This column was first published in the April 9, 1988 edition of this newspaper.
Just behind the high ochre ridge that slices the northern horizon at the west end of Lake Chapala lie two small villages, the remnants of a once vast hacienda.
The smaller of these two pueblos, Las Trojes (The Barns), traditionally has been considered by the residents of Ajijic and Jocotepec as a pueblo triste (a sad town). Just before the rains in the summer of 1972, I made a lengthy visit to the village. The pueblo was the color of adobe, sitting silently baking among stony fields fingered by abrupt dust devils, watched from above by red-tailed hawks drifting on invisible streams as they made their lethal morning observations. In the barrancas cutting burgundy shadows in the mountain flanks toward Ajijic, cordoniz (quail) sent up a rising call.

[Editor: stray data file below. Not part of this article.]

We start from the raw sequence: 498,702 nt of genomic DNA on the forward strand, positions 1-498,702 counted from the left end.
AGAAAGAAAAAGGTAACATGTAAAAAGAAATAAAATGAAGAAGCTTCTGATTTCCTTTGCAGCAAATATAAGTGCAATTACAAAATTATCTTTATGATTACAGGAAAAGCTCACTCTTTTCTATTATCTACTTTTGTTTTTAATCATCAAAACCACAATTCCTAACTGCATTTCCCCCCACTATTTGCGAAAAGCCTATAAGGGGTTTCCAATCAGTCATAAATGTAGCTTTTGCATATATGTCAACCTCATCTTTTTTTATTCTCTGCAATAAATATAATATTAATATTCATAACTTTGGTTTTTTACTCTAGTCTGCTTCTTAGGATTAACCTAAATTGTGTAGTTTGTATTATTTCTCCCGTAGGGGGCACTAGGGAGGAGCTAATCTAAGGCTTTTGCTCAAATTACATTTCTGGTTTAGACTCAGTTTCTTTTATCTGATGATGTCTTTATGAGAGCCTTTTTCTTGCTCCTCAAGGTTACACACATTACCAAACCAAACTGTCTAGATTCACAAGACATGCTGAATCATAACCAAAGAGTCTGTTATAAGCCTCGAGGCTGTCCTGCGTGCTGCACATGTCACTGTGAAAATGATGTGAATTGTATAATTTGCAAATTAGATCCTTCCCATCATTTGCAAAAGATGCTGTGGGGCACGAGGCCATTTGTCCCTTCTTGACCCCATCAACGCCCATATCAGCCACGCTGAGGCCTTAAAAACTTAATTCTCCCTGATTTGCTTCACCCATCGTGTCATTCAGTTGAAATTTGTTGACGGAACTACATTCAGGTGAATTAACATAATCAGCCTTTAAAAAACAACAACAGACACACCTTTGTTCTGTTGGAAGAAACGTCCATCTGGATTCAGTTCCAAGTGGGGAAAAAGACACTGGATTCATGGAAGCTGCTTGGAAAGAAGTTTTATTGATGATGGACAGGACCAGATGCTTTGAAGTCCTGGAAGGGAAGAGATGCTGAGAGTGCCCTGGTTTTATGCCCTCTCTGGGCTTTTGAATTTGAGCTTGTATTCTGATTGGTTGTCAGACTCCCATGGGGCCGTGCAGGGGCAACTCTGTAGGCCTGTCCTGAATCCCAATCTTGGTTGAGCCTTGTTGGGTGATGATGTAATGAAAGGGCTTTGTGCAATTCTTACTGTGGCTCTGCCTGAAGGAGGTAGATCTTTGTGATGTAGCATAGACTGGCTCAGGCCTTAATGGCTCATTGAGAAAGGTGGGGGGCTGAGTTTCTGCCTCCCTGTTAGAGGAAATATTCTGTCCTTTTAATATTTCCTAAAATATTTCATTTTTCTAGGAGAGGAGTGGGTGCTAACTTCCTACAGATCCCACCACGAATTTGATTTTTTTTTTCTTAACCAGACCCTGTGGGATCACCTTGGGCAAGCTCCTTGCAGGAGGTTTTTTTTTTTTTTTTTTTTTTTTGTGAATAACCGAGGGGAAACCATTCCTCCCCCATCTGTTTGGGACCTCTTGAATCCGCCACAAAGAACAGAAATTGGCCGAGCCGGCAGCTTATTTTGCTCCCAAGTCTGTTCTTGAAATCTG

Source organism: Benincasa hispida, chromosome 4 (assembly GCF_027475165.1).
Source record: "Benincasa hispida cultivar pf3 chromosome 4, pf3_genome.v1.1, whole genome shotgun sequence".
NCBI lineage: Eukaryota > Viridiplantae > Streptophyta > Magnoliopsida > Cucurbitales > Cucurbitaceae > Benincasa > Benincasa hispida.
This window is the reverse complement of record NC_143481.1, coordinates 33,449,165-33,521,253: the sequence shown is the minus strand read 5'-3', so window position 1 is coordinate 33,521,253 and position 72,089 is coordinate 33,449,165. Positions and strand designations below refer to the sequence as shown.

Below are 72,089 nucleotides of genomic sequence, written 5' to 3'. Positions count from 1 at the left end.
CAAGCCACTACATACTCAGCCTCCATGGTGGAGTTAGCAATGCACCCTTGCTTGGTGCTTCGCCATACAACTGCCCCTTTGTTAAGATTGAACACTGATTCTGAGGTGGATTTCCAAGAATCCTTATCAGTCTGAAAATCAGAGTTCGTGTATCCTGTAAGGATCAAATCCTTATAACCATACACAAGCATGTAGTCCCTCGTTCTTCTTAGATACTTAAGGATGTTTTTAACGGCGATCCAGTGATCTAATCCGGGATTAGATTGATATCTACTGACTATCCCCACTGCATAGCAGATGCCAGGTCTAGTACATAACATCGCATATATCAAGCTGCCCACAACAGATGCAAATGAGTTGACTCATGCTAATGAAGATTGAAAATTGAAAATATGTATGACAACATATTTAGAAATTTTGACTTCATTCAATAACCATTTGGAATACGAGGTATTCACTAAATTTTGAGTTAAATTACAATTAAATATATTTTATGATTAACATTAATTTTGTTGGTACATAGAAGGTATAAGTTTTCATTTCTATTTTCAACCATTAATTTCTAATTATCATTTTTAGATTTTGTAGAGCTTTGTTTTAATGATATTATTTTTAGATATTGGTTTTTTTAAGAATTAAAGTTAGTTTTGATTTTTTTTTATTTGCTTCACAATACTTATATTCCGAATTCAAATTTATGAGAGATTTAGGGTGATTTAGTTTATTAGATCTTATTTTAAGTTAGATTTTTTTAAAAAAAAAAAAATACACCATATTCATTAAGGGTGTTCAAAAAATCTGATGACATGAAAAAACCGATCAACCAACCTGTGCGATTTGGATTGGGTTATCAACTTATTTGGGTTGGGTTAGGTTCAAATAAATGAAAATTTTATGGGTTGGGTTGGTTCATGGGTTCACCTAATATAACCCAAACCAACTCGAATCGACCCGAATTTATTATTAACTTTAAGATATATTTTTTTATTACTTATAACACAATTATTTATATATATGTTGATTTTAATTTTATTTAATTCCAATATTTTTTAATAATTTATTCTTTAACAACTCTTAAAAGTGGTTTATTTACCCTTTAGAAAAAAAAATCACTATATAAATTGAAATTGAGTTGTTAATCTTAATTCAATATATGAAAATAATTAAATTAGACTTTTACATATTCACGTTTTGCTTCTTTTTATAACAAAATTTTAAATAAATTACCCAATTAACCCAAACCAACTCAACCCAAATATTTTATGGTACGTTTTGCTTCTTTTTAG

Strangers in remote pueblos everywhere are instant objects of curiosity, and as I rode into the beginning street of Las Trojes, people paused to stare. Soon three children were trotting alongside my horse, examining me with such intensity my grin gave way to laughter which made my young escorts laugh too. The calles of Las Trojes were, of course, paved with stone block and were cleaner than those of lakeside towns. They appeared wider, and seemed more friendly because of this width. This impression, I realized, came from the fact that there were no cars in Las Trojes to cramp the street’s edges.